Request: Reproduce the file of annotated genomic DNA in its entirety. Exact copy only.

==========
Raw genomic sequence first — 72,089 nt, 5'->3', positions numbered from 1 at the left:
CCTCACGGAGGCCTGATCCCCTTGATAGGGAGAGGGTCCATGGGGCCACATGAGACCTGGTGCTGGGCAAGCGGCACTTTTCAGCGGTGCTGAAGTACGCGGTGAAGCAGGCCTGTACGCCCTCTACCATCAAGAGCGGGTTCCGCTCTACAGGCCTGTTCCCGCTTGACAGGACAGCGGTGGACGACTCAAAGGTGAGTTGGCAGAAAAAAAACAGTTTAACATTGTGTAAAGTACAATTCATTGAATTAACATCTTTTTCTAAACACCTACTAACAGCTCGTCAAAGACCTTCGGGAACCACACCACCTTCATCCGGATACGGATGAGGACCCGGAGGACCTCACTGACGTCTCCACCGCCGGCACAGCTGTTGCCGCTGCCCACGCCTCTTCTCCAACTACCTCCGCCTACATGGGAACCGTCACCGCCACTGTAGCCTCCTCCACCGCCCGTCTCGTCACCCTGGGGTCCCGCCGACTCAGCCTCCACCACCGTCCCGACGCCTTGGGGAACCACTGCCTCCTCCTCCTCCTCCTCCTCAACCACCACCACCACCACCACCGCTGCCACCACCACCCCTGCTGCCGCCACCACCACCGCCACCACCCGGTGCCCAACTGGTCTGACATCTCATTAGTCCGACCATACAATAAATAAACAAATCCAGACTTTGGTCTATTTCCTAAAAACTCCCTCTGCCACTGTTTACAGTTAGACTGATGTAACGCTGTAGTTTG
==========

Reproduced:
Raw genomic sequence first — 72,089 nt, 5'->3', positions numbered from 1 at the left:
CCTCACGGAGGCCTGATCCCCTTGATAGGGAGAGGGTCCATGGGGCCACATGAGACCTGGTGCTGGGCAAGCGGCACTTTTCAGCGGTGCTGAAGTACGCGGTGAAGCAGGCCTGTACGCCCTCTACCATCAAGAGCGGGTTCCGCTCTACAGGCCTGTTCCCGCTTGACAGGACAGCGGTGGACGACTCAAAGGTGAGTTGGCAGAAAAAAAACAGTTTAACATTGTGTAAAGTACAATTCATTGAATTAACATCTTTTTCTAAACACCTACTAACAGCTCGTCAAAGACCTTCGGGAACCACACCACCTTCATCCGGATACGGATGAGGACCCGGAGGACCTCACTGACGTCTCCACCGCCGGCACAGCTGTTGCCGCTGCCCACGCCTCTTCTCCAACTACCTCCGCCTACATGGGAACCGTCACCGCCACTGTAGCCTCCTCCACCGCCCGTCTCGTCACCCTGGGGTCCCGCCGACTCAGCCTCCACCACCGTCCCGACGCCTTGGGGAACCACTGCCTCCTCCTCCTCCTCCTCCTCAACCACCACCACCACCACCACCGCTGCCACCACCACCCCTGCTGCCGCCACCACCACCGCCACCACCCGGTGCCCAACTGGTCTGACATCTCATTAGTCCGACCATACAATAAATAAACAAATCCAGACTTTGGTCTATTTCCTAAAAACTCCCTCTGCCACTGTTTACAGTTAGACTGATGTAACGCTGTAGTTTG